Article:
Upward their wark did fortify;
The land about was fair and plain,
And it rase like ane heich montane.
Those fulish people did intend,
That till the heaven it should ascend:
Sae great ane strength was never seen
Into the warld with men's een.
The wallis of that wark they made,
Twa and fifty fathom braid:
Ane fathom then, as some men says,
Micht been twa fathom in our days;
Ane man was then of mair stature
Nor twa be now, of this be sure.
The translator of Orosius
Intil his chronicle writes thus ;
That when the sun is at the hicht,
At noon, when it doth shine maist bricht,
The shadow of that hideous strength
Sax mile and mair it is of length:
Thus may ye judge into your thocht,
Gif Babylon be heich, or nocht.
Then the great God omnipotent,
To whom all things been present,
He seeand the ambition,
And the prideful presumption,
How thir proud people did pretend,
Up through the heavens till ascend,
Sic languages on them he laid,
That nane wist what ane other said;
Where was but ane language afore,
God send them languages three score;
I am an Englishman, and naked I stand here,
Musing in my mind what garment I shall wear,
For now I will wear this, and now I will wear that,
Now I will wear I cannot tell what :
All new fashions be pleasant to me,
I will have them whether I thrive or thee:
Now I am a fisher, all men on me look
What should I do but set cock on the hoop?
What do I care if all the world me fail,
I will have a garment reach to my tail.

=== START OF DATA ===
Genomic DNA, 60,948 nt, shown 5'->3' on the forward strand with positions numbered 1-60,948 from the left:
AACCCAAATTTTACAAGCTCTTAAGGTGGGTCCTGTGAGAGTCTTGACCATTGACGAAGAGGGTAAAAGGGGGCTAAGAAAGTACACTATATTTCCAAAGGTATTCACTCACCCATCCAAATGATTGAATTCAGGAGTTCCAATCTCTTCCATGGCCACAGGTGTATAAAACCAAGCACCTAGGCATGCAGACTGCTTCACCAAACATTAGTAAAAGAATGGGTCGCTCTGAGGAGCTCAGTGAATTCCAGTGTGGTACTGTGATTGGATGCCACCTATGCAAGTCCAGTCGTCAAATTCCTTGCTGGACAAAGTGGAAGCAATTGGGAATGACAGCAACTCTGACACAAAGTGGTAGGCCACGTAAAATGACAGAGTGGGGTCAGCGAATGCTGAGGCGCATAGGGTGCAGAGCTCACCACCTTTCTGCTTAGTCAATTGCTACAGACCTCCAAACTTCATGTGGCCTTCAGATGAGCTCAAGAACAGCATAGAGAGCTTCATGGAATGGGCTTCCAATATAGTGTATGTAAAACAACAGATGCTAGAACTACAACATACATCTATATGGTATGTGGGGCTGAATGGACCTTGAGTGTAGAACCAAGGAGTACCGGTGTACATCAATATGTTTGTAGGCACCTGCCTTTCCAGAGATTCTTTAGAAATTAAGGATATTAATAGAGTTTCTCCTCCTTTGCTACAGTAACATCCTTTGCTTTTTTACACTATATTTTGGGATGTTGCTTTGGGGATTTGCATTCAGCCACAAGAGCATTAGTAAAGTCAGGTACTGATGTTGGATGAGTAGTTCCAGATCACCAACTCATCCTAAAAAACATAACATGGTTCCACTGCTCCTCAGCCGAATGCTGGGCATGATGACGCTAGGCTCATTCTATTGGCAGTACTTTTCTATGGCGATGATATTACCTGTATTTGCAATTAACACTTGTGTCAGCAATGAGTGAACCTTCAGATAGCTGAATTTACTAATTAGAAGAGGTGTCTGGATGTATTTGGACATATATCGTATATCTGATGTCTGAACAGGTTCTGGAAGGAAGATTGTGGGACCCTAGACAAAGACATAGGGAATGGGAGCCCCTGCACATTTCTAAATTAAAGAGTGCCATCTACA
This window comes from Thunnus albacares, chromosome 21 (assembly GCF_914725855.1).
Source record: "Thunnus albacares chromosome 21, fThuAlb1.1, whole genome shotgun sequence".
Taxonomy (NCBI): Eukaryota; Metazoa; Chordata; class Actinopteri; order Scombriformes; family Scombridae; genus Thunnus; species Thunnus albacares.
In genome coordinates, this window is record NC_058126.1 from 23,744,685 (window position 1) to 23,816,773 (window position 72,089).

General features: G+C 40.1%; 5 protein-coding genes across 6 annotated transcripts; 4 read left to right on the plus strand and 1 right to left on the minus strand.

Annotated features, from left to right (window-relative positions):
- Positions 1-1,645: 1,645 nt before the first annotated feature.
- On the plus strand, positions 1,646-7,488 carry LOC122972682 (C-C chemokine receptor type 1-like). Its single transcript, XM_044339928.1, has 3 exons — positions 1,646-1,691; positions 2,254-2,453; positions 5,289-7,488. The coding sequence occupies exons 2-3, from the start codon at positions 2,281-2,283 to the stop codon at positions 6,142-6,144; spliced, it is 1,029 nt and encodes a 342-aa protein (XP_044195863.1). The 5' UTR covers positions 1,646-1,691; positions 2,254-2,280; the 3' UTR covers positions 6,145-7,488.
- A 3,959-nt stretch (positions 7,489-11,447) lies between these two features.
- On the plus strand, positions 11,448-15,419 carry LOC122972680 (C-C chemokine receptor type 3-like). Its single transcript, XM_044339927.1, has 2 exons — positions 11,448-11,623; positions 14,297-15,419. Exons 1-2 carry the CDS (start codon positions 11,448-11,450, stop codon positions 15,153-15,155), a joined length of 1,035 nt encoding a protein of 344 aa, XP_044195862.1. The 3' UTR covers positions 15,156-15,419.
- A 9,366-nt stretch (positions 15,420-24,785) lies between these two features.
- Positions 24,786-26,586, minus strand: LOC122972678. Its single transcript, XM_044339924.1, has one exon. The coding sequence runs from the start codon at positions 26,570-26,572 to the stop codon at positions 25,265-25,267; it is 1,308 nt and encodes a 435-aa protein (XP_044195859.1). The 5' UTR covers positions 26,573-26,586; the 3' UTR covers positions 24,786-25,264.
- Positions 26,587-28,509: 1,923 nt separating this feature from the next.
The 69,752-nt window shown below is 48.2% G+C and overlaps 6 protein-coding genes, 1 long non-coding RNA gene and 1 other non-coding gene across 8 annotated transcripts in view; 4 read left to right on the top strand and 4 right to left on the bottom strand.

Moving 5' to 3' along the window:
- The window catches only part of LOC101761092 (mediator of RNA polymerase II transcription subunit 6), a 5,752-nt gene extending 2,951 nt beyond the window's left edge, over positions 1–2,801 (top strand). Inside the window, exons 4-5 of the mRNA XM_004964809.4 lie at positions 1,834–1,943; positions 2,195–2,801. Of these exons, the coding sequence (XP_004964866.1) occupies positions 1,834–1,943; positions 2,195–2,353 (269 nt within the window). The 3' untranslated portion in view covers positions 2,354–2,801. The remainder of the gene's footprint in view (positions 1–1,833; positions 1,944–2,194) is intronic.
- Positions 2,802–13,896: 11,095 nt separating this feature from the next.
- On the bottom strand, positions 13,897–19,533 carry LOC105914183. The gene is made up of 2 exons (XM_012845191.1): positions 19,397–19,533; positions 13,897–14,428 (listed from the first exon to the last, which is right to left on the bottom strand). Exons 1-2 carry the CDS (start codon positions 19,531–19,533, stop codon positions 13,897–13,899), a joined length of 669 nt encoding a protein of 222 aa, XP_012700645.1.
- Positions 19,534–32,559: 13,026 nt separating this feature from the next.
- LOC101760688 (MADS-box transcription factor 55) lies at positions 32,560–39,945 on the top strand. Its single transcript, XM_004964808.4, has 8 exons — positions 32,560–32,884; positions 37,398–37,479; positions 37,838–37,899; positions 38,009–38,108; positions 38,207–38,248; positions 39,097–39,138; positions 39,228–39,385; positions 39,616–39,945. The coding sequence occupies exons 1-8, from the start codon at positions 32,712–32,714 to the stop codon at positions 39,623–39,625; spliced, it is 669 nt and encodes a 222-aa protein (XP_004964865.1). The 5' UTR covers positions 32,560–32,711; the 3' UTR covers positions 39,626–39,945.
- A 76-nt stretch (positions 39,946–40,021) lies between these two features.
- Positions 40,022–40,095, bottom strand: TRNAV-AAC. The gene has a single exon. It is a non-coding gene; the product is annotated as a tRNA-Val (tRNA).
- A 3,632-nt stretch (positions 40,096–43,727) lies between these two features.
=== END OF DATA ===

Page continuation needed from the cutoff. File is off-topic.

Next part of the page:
Then I am a minion, for I wear the new guise,
The next year after I hope to be wise-
Not only in wearing my gorgeous array,
For I will go to learning a whole summer's day;
I will learn Latin, Hebrew, Greek, and French,
And I will learn Dutch sitting on my bench.
I do fear no man, each man feareth me;
I overcome my adversaries by land and by sea:
I had no peer if to myself I were true;
Because I am not so diverse times do I rue:
Yet I lack nothing, I have all things at will,
If I were wise and would hold myself still,
And meddle with no matters but to me pertaining,
But ever to be true to God and my king.
But I have such matters rolling in my pate,
That I will and do-I cannot tell what.
No man shall let me, but I will have my mind,
And to father, mother, and friend, I'll be unkind.
I will follow mine own mind and mine old trade:
Who shall let me? The devil's nails are unpared.
Yet above all things new fashions I love well,
And to wear them my thrift I will sell.
In all this world I shall have but a time:
Hold the cup, good fellow, here is thine and mine!
The Nut-Brown Maid.
[Regarding the date and author of this piece no certainty exists. Prior, who founded his Henry and Emma upon it, fixes its date about 1400; but others, judging from the comparatively modern language of it, suppose it to have been composed subsequently to the time of Surrey. The poem opens with a declaration of the author, that the faith of woman is stronger than is generally alleged, in proof of which he proposes to relate the trial to which the Not-Browne Mayde' was exposed by her lover. What follows consists of a dialogue between the pair.]
HE.-Mine own dear love, I see thee prove
That ye be kind and true;
Of maid and wife, in all my life,
The best that ever I knew.
Be merry and glad; no more be sad; The case is changed now;
For it were ruth, that, for your truth, Ye should have cause to rue.
Be not dismayed; whatever I said
To you, when I began ;
I will not to the greenwood go:
I am no banished man.
SHE. These tidings be more glad to me,
Than to be made a queen,
If I were sure they would endure:
But it is often seen,
When men will break promise, they speak
The wordes on the spleen.
Ye shape some wile me to beguile,
And steal from me, I ween:
Than were the case worse than it was,
And I more woe-begone: